North London Jews prefer place names beginning with one half of the alphabet, while south London Jews prefer living in places beginning with the other half, claim academics.

The intriguing findings, published this week, have highlighted the latest cause of division within the Jewish community, but analysts say the numbers back up the claims.

“Jews in north London prefer living in place-names beginning with the first half of the alphabet, while Jews in south London tend to go for the latter half,” said Esther Statitsky of the Institute of Jewish Affairs.

Those south of the river prefer the likes of Putney, Richmond and Wimbledon, she said. Those north pick Barnet, Brent Cross, Borehamwood, Bushey, Camden, Chalk Farm, Colindale, Edgware, Elstree, Finchley, Golders Green, Hampstead and Highgate.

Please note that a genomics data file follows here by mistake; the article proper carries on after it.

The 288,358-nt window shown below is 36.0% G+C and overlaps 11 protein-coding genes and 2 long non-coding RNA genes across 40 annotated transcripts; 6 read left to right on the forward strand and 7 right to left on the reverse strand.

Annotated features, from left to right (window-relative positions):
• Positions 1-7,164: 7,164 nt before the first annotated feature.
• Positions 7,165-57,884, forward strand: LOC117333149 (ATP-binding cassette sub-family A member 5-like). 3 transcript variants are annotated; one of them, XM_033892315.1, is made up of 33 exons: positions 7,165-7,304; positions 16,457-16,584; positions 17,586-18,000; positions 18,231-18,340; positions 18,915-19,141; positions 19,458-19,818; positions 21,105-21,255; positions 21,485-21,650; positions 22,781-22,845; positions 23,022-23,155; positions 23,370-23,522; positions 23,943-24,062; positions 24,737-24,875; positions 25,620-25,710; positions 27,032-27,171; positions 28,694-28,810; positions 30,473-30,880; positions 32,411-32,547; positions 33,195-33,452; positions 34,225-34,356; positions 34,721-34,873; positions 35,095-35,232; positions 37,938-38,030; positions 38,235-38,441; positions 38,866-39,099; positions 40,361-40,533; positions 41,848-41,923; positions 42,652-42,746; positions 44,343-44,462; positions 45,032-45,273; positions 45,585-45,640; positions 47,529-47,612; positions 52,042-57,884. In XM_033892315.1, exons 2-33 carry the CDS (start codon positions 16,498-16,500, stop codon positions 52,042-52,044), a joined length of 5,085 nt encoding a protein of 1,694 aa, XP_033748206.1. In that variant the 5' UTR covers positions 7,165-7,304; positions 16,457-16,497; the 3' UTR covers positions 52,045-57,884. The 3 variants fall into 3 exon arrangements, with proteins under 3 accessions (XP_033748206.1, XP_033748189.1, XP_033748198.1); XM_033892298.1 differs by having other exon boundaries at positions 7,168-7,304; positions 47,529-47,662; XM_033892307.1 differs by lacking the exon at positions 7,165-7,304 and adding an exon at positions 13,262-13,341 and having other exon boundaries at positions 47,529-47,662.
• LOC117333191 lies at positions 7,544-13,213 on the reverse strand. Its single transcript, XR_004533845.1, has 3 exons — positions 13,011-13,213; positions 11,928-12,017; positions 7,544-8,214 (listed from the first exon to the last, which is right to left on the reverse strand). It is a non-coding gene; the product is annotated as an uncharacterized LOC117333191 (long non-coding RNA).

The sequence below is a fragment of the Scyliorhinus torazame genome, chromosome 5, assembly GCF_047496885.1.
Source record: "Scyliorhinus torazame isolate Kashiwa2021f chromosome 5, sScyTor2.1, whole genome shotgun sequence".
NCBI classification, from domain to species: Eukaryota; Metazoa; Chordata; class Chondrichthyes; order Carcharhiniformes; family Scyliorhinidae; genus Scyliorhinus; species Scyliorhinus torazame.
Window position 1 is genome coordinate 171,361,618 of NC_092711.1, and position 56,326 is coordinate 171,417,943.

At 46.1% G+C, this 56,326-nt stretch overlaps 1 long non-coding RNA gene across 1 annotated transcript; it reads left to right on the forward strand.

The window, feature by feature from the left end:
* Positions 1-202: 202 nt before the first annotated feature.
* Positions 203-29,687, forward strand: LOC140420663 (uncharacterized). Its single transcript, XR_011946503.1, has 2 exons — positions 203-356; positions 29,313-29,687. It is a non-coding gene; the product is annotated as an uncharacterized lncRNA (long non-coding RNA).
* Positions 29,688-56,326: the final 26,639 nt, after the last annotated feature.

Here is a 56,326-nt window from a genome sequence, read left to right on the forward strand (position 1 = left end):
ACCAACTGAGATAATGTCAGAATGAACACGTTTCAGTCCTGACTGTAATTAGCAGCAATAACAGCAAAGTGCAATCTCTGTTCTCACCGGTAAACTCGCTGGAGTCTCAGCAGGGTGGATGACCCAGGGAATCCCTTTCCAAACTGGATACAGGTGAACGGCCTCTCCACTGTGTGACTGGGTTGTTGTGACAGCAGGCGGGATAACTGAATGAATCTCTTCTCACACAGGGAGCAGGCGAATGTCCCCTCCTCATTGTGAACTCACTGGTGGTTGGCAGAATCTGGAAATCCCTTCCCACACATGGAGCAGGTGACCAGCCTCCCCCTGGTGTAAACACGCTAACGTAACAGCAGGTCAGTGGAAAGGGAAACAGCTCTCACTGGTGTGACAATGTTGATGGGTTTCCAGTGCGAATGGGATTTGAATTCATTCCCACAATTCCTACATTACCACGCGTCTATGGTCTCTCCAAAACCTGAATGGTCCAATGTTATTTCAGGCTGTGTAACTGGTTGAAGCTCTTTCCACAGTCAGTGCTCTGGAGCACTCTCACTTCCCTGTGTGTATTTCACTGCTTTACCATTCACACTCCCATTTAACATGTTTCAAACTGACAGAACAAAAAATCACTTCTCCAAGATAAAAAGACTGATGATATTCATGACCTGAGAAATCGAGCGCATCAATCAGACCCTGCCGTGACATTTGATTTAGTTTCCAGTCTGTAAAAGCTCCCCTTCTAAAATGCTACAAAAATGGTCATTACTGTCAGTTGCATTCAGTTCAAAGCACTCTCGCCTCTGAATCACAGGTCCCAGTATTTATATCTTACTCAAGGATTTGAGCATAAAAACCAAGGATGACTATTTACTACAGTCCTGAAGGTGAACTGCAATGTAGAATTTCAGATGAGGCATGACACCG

“There is a striking correlation,” said Statitsky, co-author of a paper on The New Jewish Divide: How the first letter of where you live defines your Jewish geographic identity.

“The only anomaly was Stamford Hill. But it’s Stamford Hill, so we disregarded it.”

The findings are to be presented to Jewish policy-makers next week, after the latest five-year review showed a need to understand changing communal demographics.